LinkedIn is piloting a new feature to help its users find professionals — including wealth managers and Certified Financial Planners.
With this tool, LinkedIn will match its members with freelance professionals when a request is filed, to which an adviser can accept or reject. From there the prospect and adviser can go off line and discuss future services. Other industries include design, writing and editing, real estate and software development.
So far, LinkedIn is asking if its members need CFPs, Chartered Financial Analysts, retirement planning, Certified Public Accountants, wealth management, insurance, personal taxes or accounting needs within the financial services industry, according to its website. When a user clicks her choice, a list of recommended professionals comes up. All experts are vetted by the ProFinder team, the website says.
This could be beneficial for advisers, so long as they aren't looking for affluent clients on the platform, said Crystal Thies, chief executive of Crystal Clear Buzz, LLC, a social media consultancy firm.
“For something like ProFinder, the people who are probably going to be using it are more middle market looking for a financial adviser,” Ms. Thies said. “Those looking for affluent, they don't normally look for a financial adviser that way.”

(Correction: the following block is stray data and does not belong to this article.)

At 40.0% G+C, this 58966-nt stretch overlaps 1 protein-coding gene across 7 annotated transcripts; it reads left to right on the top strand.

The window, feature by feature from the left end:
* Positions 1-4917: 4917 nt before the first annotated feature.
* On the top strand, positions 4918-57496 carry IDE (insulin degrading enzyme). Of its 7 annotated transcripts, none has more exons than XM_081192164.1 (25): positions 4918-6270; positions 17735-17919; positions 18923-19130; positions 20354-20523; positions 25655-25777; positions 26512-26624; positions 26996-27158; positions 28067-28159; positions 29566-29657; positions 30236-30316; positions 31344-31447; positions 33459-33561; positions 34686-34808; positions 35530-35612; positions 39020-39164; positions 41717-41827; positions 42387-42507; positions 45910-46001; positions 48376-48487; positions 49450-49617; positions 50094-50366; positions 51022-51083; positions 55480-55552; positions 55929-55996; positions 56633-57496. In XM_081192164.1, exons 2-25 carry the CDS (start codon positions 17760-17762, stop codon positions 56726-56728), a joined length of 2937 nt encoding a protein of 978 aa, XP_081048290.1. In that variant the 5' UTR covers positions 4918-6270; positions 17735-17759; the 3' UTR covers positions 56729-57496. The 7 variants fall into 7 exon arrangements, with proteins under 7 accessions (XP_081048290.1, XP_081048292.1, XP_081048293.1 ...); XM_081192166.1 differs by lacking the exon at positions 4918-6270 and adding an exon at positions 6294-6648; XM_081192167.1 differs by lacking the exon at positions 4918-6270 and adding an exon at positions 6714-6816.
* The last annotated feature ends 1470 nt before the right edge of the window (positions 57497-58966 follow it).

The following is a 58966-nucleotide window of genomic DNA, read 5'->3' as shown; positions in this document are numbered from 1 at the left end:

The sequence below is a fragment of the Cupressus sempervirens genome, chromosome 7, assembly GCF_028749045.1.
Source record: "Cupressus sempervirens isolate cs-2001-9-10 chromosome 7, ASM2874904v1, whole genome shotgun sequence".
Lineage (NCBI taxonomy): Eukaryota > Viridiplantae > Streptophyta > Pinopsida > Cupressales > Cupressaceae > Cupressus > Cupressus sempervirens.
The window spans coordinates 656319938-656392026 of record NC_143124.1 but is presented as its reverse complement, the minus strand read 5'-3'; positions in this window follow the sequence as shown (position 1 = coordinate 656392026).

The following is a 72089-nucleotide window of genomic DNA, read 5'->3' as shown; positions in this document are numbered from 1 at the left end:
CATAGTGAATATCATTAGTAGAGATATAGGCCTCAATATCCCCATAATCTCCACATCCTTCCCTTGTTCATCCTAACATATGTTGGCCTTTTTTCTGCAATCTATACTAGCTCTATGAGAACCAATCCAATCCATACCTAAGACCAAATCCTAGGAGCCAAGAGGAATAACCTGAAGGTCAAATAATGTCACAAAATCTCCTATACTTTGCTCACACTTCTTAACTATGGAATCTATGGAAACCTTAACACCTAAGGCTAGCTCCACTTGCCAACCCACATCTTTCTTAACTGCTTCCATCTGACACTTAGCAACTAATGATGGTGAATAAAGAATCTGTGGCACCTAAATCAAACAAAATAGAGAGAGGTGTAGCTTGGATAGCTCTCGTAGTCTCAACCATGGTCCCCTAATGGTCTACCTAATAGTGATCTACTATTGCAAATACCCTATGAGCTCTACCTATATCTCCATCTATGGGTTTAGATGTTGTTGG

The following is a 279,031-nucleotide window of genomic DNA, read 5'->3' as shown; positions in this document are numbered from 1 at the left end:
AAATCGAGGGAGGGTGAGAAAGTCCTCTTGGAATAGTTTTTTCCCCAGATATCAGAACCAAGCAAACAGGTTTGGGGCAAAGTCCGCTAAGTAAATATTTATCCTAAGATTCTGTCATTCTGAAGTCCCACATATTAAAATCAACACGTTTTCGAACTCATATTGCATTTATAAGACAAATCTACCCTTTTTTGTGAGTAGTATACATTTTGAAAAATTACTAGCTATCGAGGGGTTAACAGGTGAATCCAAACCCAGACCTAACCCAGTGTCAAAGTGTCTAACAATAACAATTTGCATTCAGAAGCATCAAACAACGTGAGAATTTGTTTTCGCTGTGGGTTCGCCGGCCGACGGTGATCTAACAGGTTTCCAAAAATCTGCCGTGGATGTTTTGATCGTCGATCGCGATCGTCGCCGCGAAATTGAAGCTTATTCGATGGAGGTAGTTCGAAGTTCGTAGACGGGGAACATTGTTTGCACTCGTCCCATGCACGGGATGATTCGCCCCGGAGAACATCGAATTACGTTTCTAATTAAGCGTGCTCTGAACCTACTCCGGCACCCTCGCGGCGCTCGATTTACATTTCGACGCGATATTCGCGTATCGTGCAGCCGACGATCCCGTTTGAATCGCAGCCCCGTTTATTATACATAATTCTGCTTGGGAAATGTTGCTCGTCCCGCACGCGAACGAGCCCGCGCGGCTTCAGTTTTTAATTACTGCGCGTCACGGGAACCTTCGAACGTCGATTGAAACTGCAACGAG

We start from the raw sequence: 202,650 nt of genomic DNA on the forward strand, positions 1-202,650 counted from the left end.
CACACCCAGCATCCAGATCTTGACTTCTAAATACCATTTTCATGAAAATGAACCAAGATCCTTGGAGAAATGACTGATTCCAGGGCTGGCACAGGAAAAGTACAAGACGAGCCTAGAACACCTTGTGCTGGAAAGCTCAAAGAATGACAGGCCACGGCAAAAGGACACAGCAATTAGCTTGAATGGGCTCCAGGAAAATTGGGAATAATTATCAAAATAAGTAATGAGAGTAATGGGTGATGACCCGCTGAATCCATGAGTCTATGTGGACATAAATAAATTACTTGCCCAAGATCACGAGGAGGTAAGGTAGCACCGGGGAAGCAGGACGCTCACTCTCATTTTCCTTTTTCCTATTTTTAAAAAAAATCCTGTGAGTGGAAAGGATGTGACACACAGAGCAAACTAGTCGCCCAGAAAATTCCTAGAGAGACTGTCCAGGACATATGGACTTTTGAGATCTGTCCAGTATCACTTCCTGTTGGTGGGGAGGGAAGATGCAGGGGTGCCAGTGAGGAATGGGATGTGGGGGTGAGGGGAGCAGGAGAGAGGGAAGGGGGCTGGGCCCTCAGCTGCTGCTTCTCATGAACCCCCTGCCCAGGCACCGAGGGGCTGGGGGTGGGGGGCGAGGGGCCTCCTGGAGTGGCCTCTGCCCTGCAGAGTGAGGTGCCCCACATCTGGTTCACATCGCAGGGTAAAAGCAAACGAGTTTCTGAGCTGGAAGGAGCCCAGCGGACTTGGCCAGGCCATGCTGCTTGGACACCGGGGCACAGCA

LinkedIn is a tool many advisers use today. According to a Cogent Report survey last year, LinkedIn was the No. 1 platform for advisers. A 2015 Smarsh survey, that came out around the same time as the Cogent Report, found that more advisers are using social media than they did five years ago — 72% of advisers use LinkedIn now versus 39% in 2011.
Ms. Thies said LinkedIn is a valuable resource for advisers, but that they'll need to take into consideration how they can use ProFinder to generate new leads or expand their profile. Advisers also will need to fill out their LinkedIn profiles so that there is relevant information on there when a prospective client does click on them through ProFinder.
Scott Weiss, director of financial planning at Weiss Financial Group in Mahopac, N.Y., signed up for ProFinder about a month and a half ago, and has already seen a potential client post a detailed and informed request. He was not able to answer it in time before the post closed out but said he was impressed with the quality of its contents.
He said he decided to give ProFinder a shot because he uses LinkedIn so often, maintaining it with updated content. To him, it's a tool worth spending time on.
"A lot of people go to LinkedIn to check you out and vet you," Mr. Weiss said. "If you have this built out profile, it gives you some credibility that you are taking it seriously."